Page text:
5 Experiments to do at home with the kids this Easter

Published 23/04/2019
3 minutes Read

Call us geeky, but we love a good STEM (science, technology, engineering and maths) activity here at Millennium Point! So we thought we’d put together some egg-cellent Easter activities you can do with the kids this Easter break – from rainbow rubber eggs and edible jelly bean slime, to egg drops and stop frame animation…

Rainbow Rubber Eggs

Who doesn’t want to bounce a real green rubber egg!?
You’ll need: jars, eggs, food colouring and vinegar.
You can teach children the power of osmosis, the coloured liquid will move between membranes (leading to such colourful eggs), but will never change the colour of the egg yolk.
For more information and to find out how you can to do it, click here.

Sparkly Salt Crystal Easter Eggs

A nice easy one with lots of science to boot!
You’ll need: Pipe cleaners, mason jars, salt, clothes pins, magnifying glass and scissors.
With this experiment you can learn all about ionic bonds, evaporation, molecule attraction and the chemical properties of salt and water.
For more information and to find out how you can to do it, click here.

Edible Jelly Bean Slime

Slime is pretty cool on its own, but you can eat this slime too – which makes it even cooler!
You’ll need: Jelly beans, a mason jar and corn starch.
This is a great experiment to introduce toddlers to science and slime; and you don’t have to worry about them putting it in their mouths – if anything, it’s encouraged! It’s also a great sensory activity for any children with autism and ADHD.
For more information and to find out how you can to do it, click here.

Easter Egg Drop

Decorate your egg, pad it out and then drop it out a window – will it survive the fall?
You’ll need: Raw eggs, various containers and padding – such as: bubble wrap, cotton wool, bin bags, food containers, string, tape, egg crates…
This is a fun way to get children thinking like an engineer – should I wrap it in something? Make a parachute? You can let them be as creative as you like! You can also set some design challenges to keep things fresh – perhaps they have to use a cardboard box or it has to fly?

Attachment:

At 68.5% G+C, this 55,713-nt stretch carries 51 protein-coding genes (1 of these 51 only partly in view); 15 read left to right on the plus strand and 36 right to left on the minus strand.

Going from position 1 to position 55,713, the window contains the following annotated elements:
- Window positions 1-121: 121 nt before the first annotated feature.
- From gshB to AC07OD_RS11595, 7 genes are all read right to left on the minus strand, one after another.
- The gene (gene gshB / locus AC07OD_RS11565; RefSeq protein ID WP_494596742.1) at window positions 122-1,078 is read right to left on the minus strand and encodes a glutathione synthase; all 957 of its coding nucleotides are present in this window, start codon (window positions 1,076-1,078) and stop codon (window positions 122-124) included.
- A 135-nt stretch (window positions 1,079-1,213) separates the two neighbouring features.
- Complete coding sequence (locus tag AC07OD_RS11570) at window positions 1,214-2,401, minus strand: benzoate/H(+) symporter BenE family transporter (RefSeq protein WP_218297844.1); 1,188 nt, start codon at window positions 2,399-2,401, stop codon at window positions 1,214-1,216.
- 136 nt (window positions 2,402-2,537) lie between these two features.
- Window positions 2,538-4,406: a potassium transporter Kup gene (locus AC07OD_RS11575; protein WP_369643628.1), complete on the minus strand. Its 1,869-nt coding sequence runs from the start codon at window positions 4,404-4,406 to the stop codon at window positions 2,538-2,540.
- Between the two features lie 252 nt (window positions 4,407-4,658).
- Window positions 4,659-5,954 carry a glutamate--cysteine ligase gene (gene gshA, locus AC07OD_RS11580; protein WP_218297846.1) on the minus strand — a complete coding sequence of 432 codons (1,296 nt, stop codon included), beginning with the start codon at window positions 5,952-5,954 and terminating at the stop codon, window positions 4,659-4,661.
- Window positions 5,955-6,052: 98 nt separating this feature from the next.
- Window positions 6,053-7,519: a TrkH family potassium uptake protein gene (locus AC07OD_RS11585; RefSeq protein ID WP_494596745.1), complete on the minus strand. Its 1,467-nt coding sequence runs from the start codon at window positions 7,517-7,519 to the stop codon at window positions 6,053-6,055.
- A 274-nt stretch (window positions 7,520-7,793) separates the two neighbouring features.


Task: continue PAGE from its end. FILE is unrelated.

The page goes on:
For more information and to find out how you can to do it, click here.

Jelly Bean Stop Frame Animation

For all those budding directors, why not make your own film? You’ll be surprised at how much effort goes into this activity!
You’ll need: Jelly Beans (or other materials you can move around – it could be playdoh), a large foam board and a stop motion app.
Heard of Wallace and Gromit? The technique used to create the wonderful cheese filled world of Wallace is stop frame animation. This is a great activity to get kids using technology in a creative way. To make this an Easter activity, why not give it an Easter theme and have the story based around a bunny or chick?
For more information on this experiment and to find out how to do it, click here.

We hope you’ve enjoyed reading though these Easter activities. Here at Millennium Point we’re passionate about STEM (science, technology, engineering and maths), it’s the reason our charity is here – to support and invest in STEM projects across the region.

Let us know if you do any of the experiments – we’d love to see your pictures!

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